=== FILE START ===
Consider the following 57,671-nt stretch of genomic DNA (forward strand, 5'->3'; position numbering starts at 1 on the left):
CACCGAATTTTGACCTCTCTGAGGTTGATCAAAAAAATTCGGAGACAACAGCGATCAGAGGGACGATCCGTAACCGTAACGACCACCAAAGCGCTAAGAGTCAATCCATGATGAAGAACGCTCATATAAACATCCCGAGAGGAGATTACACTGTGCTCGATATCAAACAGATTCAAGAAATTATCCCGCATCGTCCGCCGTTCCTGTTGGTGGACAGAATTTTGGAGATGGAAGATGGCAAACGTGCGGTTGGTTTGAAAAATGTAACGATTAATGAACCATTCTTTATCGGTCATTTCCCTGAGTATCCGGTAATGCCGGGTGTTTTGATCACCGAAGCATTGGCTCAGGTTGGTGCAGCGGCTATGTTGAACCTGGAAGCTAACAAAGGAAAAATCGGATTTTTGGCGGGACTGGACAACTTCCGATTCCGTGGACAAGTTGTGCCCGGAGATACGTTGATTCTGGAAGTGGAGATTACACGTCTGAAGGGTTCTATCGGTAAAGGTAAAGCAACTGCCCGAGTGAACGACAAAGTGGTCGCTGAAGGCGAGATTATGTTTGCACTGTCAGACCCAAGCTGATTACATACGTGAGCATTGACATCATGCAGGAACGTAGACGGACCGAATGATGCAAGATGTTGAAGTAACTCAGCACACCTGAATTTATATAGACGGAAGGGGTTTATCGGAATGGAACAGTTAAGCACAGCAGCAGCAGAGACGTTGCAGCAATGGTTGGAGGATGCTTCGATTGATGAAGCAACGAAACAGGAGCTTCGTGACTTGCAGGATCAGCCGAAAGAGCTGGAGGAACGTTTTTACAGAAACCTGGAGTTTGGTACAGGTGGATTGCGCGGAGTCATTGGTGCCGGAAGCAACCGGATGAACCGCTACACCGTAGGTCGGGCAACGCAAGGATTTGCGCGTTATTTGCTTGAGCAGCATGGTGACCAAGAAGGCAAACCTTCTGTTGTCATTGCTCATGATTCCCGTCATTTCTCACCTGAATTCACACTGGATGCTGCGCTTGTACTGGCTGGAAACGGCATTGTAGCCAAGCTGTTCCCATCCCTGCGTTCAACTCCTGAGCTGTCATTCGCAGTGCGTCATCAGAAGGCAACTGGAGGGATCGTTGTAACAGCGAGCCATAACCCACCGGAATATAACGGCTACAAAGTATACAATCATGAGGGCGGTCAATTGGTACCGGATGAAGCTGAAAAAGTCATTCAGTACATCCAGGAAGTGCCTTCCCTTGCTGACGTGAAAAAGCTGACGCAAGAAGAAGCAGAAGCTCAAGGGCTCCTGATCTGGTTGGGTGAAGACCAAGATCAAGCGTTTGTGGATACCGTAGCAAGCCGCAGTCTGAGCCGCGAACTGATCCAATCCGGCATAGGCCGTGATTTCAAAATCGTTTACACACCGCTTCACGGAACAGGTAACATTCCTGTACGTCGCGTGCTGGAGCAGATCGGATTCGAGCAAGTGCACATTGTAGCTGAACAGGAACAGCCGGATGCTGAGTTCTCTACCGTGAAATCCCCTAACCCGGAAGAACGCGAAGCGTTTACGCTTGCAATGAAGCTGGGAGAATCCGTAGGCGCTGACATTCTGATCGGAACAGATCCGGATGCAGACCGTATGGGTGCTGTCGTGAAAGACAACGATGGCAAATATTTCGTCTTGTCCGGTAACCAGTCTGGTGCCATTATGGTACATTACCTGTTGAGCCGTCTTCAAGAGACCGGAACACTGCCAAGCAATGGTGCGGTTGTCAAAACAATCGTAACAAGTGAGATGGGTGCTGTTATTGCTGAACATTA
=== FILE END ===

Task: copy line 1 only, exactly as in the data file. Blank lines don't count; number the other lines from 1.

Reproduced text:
Consider the following 57,671-nt stretch of genomic DNA (forward strand, 5'->3'; position numbering starts at 1 on the left):